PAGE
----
“Coming off Highway 14 on to 32nd Street, traffic backs up every single day when people come home from work,” he said. “Our streets are pretty pitiful in many locations, with potholes and cracks. People complain about them all the time. We are starting to make some improvements now.”

Public safety is another important issue for Coursey.

“People want to feel safe in their homes and on the streets,” he said. “We need to keep our police force continuously funded.”

The proposed $3.6 million 2018 police budget includes the addition of one full-time officer, with an estimated salary and benefits cost of $100,000.

Write-in Candidate: Paul Godin

A man who describes himself as “not a career politician,” has filed as a write-in candidate in the Washougal mayoral race.

Paul Godin, 41, has lived in Washougal for three years.

He has volunteered with the Downtown Washougal Association, Washougal Arts and Culture Alliance, Washougal High School and Meals on Wheels.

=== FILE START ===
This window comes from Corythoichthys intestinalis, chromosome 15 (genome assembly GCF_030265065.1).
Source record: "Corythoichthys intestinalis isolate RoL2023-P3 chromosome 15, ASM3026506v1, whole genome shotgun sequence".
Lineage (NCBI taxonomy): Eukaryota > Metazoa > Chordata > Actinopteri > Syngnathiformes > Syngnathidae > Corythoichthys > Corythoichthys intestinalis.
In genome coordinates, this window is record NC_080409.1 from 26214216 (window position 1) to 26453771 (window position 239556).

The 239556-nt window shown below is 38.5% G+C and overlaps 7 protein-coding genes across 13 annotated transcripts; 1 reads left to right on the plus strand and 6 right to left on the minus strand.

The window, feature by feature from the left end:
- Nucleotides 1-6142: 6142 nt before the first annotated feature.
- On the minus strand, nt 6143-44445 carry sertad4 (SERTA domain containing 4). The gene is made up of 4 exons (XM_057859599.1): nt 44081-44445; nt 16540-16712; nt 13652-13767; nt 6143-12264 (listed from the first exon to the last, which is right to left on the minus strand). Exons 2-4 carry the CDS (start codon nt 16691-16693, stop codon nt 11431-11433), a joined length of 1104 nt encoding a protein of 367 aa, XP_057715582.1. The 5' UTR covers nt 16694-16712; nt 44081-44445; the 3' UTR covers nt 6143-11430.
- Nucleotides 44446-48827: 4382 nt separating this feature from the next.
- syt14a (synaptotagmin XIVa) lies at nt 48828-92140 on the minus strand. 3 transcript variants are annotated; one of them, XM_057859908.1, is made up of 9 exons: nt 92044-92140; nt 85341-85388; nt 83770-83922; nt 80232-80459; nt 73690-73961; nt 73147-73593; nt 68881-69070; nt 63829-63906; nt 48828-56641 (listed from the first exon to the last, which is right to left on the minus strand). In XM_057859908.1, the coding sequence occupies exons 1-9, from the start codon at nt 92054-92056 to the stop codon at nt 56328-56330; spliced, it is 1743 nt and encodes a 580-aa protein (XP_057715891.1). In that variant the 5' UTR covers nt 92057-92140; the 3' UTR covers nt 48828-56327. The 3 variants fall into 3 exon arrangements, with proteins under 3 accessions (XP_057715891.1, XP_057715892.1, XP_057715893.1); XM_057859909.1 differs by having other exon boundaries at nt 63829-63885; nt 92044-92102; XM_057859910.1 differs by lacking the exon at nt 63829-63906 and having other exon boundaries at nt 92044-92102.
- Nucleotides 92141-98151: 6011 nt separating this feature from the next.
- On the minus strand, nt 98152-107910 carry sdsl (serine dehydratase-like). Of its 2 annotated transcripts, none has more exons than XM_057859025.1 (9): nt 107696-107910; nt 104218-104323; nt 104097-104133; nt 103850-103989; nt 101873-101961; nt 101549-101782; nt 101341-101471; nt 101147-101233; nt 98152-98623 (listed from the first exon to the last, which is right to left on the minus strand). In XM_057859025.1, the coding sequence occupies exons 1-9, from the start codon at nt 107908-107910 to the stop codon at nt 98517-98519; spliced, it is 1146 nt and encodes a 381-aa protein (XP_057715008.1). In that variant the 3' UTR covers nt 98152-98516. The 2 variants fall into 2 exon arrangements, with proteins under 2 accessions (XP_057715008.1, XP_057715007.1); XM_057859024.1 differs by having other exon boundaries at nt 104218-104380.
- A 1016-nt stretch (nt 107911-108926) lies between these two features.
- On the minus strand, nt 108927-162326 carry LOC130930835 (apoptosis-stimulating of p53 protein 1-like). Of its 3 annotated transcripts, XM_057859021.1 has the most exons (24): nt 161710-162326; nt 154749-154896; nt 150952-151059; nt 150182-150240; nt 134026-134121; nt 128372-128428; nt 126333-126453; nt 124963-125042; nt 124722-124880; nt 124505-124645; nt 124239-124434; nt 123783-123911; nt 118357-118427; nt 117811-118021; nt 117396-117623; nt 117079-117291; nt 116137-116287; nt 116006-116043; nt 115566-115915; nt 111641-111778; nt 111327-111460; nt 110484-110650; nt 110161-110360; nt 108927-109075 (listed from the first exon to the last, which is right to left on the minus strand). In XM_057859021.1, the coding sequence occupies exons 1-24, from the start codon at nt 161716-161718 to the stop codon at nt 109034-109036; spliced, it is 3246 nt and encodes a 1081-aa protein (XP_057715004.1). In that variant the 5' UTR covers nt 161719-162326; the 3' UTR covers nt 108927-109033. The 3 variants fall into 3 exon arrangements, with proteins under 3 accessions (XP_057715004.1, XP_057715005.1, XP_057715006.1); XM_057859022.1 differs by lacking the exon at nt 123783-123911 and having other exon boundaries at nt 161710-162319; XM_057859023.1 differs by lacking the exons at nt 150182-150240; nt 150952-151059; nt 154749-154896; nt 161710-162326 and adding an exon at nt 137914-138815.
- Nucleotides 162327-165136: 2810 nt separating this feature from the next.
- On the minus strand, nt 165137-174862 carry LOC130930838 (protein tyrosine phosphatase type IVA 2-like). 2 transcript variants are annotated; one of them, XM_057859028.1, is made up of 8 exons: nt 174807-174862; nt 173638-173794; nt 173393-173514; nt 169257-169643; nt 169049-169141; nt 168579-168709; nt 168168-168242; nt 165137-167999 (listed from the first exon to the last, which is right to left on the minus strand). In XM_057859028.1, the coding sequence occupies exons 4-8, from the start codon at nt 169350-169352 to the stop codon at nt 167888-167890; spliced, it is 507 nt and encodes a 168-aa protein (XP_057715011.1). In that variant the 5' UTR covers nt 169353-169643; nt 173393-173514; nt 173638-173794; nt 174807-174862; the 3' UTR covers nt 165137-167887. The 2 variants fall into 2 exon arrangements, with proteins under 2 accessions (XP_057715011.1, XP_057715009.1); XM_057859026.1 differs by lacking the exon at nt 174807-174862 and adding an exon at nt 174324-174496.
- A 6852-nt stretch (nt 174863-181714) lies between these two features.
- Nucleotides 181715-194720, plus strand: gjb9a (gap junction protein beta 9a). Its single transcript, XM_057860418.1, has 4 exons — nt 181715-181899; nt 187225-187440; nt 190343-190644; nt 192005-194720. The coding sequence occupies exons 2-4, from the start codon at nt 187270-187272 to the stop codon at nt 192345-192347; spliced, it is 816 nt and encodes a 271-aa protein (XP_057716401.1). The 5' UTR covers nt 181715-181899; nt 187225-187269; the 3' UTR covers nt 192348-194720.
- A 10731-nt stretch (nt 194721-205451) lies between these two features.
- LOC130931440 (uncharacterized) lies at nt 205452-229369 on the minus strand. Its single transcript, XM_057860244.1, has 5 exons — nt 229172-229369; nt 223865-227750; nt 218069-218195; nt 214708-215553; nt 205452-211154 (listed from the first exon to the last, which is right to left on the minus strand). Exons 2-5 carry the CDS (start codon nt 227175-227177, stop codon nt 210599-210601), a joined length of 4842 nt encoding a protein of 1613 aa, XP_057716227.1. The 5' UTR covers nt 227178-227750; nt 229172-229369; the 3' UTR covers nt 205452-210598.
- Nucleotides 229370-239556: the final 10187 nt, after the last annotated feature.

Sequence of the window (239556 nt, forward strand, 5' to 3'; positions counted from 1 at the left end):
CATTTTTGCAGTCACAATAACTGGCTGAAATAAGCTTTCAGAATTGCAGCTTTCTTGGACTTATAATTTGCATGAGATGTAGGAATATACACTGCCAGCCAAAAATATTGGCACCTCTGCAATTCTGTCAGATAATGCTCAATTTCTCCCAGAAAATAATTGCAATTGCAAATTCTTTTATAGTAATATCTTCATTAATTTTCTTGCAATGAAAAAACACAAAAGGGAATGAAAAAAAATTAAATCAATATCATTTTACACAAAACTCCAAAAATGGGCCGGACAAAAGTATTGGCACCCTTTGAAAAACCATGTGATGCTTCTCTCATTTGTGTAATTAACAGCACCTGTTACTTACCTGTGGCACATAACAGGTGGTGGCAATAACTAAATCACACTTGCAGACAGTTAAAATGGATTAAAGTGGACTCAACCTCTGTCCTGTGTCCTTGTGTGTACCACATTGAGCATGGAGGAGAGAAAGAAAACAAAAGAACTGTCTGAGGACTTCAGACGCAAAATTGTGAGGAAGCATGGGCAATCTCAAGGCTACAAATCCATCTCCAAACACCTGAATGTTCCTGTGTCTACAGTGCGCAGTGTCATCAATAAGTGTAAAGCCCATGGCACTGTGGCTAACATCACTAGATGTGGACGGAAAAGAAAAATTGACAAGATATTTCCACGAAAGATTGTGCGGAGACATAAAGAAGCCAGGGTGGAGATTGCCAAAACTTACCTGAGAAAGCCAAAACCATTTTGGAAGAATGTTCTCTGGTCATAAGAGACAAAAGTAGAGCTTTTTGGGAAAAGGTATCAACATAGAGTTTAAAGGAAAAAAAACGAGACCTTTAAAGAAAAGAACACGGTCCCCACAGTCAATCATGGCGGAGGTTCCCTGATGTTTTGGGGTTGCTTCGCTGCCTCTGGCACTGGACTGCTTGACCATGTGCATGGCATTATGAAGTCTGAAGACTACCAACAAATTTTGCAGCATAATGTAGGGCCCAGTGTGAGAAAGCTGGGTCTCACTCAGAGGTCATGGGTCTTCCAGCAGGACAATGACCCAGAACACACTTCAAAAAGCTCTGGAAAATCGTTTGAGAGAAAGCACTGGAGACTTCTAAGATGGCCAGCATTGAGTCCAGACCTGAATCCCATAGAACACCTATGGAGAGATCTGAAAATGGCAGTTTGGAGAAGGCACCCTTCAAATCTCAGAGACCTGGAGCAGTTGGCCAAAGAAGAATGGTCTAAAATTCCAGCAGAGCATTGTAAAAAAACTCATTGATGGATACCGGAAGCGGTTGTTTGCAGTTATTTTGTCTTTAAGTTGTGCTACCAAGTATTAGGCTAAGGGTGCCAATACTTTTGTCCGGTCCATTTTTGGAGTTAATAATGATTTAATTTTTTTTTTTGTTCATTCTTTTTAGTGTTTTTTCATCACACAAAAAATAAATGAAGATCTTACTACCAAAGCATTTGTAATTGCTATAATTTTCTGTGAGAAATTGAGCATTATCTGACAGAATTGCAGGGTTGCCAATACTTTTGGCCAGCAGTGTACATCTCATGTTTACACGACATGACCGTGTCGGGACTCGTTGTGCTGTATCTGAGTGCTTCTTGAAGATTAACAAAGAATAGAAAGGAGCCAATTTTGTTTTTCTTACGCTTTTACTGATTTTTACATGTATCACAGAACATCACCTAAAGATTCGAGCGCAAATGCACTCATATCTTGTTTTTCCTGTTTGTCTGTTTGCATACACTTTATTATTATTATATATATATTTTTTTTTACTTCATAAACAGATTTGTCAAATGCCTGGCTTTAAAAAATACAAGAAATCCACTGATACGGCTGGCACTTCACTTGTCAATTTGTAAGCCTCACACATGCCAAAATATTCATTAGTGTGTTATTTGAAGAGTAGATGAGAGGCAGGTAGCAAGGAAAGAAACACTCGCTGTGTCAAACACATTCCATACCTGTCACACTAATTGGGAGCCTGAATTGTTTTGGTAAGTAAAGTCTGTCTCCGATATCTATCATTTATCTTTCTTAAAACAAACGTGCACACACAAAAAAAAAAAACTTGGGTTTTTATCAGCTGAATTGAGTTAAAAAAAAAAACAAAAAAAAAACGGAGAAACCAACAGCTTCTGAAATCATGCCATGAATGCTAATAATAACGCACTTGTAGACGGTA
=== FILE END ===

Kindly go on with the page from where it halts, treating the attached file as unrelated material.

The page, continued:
Godin, a Farmers Insurance owner-agent, has never run for elected office. He said his civil service efforts have primarily been philanthropic and behind the scenes. They include establishing and running an after-school program that involved more than 19 schools, facilitating camps in Hillsboro, Oregon, and working with at-risk youth overseas.

Godin said he does not believe Washougal has a clear identity of itself.

“What makes it unique? he asked. “If you don’t have a clear identity, you can’t move forward.”

Godin said there is an influx of new residents, including young families, to Washougal.

Important issues to him and the people he meets include parks systems, safety and youth centers.

“Kids are running around the Safeway parking lot,” Godin said. “That is the gathering spot right now.”

He said the city should do more to capture tourism dollars.

“People are going to the gorge and the river,” Godin said. “They attend the Spartan race and motocross. They fill up their RVs with food and drive through the city to private property and exit. We should capture that money.”

He said the current city leaders should be honored for the work they have done, but some things have grown stagnant. Godin said he would elevate residents’ civic pride.

“I’m tired of hearing ‘we’re not Camas,’” he said. “Let’s talk about who we are and what we can do.”